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Eurozone producer prices hit record high as inflation spreads beyond energy

Eurozone producer prices have risen at the fastest rate since the launch of the single currency more than two decades ago, prompting central bankers to warn that inflationary pressures are getting too broad and too high.

Prices charged by industrial producers in the 19 countries that share the euro rose 37.2% in the year to April, from a record high of 36.9% in March, wholesale prices consumer goods such as food and drink contributing to the outbreak. , according to Eurostat data released on Thursday.

The figures were released as policymakers at the European Central Bank prepare to meet in Amsterdam next week, when they are due to present their plans for raising interest rates in July for the first time in addition to a decade with the aim of bringing consumer price inflation down to its level. 2% target.

The surge in producer prices came despite a slowdown in the growth of wholesale energy prices, a sign that inflationary pressures are building beyond the sharp increases in oil and gas costs caused by the fallout from the the Russian invasion of Ukraine in February.

“If you look at inflation rates, they’ve been stretching beyond energy for quite some time,” said Oliver Rakau, chief German economist at Oxford Economics.

“There is always a chain of events and there is no denying that rising energy and commodity prices will spill over into other commodities, such as food and beverage prices, and that could lead to higher restaurant prices, pushing up service inflation,” he said.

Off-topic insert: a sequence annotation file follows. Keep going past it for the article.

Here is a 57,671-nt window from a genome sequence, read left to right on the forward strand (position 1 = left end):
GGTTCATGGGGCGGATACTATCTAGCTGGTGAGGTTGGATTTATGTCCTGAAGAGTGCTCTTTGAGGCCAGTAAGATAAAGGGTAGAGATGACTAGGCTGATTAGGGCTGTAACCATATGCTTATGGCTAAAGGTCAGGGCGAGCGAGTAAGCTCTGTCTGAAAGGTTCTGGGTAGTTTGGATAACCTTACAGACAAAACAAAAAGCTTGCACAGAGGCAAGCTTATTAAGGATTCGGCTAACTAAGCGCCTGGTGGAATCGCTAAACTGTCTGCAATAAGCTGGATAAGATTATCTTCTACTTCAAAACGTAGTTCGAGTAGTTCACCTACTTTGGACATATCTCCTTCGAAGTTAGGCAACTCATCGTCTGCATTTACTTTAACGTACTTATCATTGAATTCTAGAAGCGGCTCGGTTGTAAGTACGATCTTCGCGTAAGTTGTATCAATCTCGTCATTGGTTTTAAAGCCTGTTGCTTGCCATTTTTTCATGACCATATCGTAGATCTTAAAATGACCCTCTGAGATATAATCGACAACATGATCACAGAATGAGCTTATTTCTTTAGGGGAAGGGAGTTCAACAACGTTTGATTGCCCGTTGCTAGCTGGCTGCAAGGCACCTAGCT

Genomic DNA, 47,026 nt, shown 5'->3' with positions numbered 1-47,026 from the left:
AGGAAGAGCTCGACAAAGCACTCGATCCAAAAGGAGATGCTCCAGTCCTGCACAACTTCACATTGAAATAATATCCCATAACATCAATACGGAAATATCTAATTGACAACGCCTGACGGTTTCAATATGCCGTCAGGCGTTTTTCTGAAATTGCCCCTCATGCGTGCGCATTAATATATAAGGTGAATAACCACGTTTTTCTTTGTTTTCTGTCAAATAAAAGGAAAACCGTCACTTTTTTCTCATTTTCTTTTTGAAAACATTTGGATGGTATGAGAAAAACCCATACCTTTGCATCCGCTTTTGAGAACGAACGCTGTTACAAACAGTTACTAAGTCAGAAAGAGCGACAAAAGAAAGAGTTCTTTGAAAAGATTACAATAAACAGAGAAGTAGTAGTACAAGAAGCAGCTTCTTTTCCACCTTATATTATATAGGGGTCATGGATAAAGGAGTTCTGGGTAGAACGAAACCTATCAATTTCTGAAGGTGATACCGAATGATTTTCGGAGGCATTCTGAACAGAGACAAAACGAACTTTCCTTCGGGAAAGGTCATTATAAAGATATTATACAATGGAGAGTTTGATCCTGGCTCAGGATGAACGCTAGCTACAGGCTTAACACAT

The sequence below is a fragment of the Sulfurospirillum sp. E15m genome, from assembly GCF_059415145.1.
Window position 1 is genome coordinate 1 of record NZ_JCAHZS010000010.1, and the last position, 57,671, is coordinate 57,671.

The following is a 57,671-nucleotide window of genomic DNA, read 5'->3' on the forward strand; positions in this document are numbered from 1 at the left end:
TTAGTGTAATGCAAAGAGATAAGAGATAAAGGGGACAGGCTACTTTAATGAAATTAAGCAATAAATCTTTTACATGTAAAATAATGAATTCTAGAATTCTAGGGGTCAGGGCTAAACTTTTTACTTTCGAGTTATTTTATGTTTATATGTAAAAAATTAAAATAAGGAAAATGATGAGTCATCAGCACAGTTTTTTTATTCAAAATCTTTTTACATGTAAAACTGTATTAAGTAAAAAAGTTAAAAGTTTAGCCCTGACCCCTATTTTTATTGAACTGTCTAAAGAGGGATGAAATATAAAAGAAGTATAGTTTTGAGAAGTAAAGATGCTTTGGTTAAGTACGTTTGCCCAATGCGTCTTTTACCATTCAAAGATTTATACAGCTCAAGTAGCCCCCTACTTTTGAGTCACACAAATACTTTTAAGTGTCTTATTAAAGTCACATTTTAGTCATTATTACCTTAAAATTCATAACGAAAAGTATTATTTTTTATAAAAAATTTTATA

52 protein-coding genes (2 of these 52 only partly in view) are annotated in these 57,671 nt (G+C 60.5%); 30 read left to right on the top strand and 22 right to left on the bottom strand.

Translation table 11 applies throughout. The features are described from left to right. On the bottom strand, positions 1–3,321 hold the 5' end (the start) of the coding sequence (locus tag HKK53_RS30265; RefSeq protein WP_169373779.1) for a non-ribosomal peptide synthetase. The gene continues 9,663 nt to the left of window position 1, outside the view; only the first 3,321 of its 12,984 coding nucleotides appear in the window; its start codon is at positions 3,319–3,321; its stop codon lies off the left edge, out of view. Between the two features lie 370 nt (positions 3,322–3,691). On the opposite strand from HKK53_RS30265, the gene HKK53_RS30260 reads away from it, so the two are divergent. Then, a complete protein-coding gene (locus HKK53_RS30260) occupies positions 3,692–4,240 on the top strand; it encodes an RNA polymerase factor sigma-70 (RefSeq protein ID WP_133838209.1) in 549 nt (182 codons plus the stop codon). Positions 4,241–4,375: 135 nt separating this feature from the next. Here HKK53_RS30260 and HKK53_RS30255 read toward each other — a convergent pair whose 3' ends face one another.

Ex-factory prices for consumer non-durables, such as food and drink, rose 11.2% – their first-ever double-digit percentage increase. Manufacturers of durable consumer goods, such as furniture and cars, sold them 8.5% more than a year earlier. Despite a slowdown in wholesale energy prices, they still rose 99.2% in the year ending April.

Francois Villeroy de Galhau, governor of France’s central bank and member of the ECB’s governing council, signaled that it was preparing to raise rates to deal with soaring prices. “Inflation is not only too high, but also too wide. This requires a normalization of monetary policy,” Villeroy said in a speech Thursday.

Some ECB board members have said it could follow in the US Federal Reserve’s footsteps and raise its key rate by half a percentage point in July, especially if core consumer inflation – excluding energy and food prices – continued to rise faster than expected.

In the year to May, consumer prices in the euro area rose by a record 8.1%, while core inflation also accelerated to 3.8%, both faster than expected by most economists.

Higher factory gate inflation is likely to fuel, at least in part, higher consumer prices as some companies pass their costs on to buyers – although the link between the two is not always clear. .